Controversy continues over forced resignation of The Whitworth’s director Alistair Hudson
Twenty-three artists have withdrawn from the touring British Art Show 9’s upcoming stop in Manchester, after the director of the University of Manchester’s Whitworth gallery, Alistair Hudson, was asked to leave his post. ‘As artists participating in the British Art Show 9, which is due to tour to Manchester in May, we are outraged and appalled by the University of Manchester’s attempt to force director Alistair Hudson to resign from The Whitworth after pressures from UK Lawyers for Israel,’ reads a letter addressed to Nancy Rothwell, president and vice chancellor of the University of Manchester. ‘The unfolding of events in response to the statement of solidarity exhibited by Forensic Architecture during their exhibition at The Whitworth in 2021 is a direct attack on political freedom and artistic expression.’ The statement was signed by artists including Zach Blas, Helen Cammock, Paul Maheke, Heather Phillipson and Tai Shani, and widely circulated on Twitter.
Hudson was forced out by the University following an exhibition by the Turner-Prize winning research agency Forensic Architecture that took place at The Whitworth in 2021, and that included a statement of solidarity with Palestine. The organisation UK Lawyers for Israel (UKLFI ) called the statement ‘inflammatory’ and forced its removal. It was subsequently reinstated following protests – including by Forensic Architecture – with the insistence that the work be contextualised with ‘different perspectives on the issues raised by the exhibition’. UKLFI told The Guardian that it had ‘suggested that the university should take appropriate disciplinary action’, alleging inaccuracies in the exhibition (a claim disputed by Forensic Architecture).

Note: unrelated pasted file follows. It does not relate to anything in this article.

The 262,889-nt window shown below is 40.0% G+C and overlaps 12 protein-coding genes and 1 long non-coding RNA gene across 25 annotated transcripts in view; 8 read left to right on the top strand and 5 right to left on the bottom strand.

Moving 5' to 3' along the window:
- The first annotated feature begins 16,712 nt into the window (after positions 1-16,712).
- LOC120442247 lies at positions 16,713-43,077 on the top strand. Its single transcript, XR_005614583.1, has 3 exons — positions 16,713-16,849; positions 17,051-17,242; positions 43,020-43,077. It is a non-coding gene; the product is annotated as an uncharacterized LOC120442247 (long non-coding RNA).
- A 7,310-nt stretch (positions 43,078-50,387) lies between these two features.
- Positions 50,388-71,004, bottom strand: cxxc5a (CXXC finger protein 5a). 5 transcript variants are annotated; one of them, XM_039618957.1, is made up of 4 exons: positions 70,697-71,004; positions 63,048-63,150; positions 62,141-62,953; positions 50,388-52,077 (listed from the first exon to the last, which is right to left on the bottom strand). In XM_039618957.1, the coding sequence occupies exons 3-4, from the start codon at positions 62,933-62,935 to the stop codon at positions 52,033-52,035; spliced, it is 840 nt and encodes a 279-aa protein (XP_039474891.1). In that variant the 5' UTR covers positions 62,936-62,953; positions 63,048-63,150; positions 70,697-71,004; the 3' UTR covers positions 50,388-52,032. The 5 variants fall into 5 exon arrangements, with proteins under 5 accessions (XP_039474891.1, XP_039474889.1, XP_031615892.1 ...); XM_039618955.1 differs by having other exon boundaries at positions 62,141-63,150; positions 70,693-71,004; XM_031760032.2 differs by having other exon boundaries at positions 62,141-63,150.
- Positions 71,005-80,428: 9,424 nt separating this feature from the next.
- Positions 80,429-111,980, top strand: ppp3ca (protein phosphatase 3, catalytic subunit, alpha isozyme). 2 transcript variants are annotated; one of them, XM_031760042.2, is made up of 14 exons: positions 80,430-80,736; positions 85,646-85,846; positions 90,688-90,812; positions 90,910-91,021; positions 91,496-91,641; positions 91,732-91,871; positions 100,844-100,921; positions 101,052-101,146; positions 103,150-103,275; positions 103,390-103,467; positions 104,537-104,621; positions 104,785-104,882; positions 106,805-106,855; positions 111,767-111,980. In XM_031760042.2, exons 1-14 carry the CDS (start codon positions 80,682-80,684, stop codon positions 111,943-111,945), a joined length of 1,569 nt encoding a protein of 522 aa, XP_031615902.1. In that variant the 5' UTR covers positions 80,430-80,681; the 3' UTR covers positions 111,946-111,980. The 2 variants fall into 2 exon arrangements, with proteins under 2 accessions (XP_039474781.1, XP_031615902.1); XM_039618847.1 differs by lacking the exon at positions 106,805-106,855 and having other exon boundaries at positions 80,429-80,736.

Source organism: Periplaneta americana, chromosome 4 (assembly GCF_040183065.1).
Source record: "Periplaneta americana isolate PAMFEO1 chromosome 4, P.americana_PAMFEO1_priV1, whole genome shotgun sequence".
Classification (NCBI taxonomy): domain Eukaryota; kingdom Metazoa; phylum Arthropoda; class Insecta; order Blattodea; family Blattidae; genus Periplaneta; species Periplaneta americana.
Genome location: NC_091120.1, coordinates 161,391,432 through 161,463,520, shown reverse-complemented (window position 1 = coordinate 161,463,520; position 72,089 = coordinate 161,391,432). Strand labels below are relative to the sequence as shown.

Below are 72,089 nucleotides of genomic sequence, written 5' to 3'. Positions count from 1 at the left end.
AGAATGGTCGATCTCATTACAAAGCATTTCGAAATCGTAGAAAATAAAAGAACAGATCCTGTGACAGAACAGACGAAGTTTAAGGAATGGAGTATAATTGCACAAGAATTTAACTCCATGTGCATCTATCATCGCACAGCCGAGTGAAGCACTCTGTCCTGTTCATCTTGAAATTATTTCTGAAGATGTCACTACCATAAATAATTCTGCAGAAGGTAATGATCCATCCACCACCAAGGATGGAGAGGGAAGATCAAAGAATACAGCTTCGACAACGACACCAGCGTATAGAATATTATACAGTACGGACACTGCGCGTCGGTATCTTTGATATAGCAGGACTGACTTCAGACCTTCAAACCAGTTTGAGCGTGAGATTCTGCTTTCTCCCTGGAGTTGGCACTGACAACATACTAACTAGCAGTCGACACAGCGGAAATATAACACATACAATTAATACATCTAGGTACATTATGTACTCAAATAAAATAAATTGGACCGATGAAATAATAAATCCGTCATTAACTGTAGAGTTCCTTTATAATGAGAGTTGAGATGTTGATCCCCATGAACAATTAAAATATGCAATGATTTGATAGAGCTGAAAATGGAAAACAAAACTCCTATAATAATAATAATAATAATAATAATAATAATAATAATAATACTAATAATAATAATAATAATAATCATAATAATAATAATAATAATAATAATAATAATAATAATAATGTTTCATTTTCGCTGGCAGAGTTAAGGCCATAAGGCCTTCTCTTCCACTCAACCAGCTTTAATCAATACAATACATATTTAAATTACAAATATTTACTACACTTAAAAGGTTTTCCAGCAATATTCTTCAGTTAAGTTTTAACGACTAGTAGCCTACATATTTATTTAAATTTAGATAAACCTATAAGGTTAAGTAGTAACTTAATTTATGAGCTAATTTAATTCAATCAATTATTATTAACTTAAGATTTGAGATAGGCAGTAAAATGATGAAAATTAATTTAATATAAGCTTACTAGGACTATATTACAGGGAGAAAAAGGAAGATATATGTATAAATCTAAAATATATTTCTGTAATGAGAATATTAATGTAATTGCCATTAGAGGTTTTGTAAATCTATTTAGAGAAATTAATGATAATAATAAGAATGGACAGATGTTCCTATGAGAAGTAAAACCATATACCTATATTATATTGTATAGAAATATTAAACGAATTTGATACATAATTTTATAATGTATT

The artist signatories express their concern that the University’s ‘capitulation to continued UKLFI pressure’ will set ‘a very dangerous precedent, particularly in the spaces we often work: cultural institutions, galleries and higher education’. ‘Operating a museum that is useful to a varied host of communities does not come without conflict or discomfort,’ they write; ‘however a museum has to learn and practice these conflicts besides our at times differing opinion.’
After launching at Aberdeen Art Gallery on 10 July 2021, British Art Show 9 is currently on view at Wolverhampton’s Art Gallery and was slated to tour to The Whitworth on 13 May. Curated by Irene Aristizábal and Hammad Nasar, the large group-show engages with themes of togetherness, the imagining of new futures as well as healing, care and reparative history – a curatorial framework that the withdrawing artists perceive as being ‘at odds with recent events’.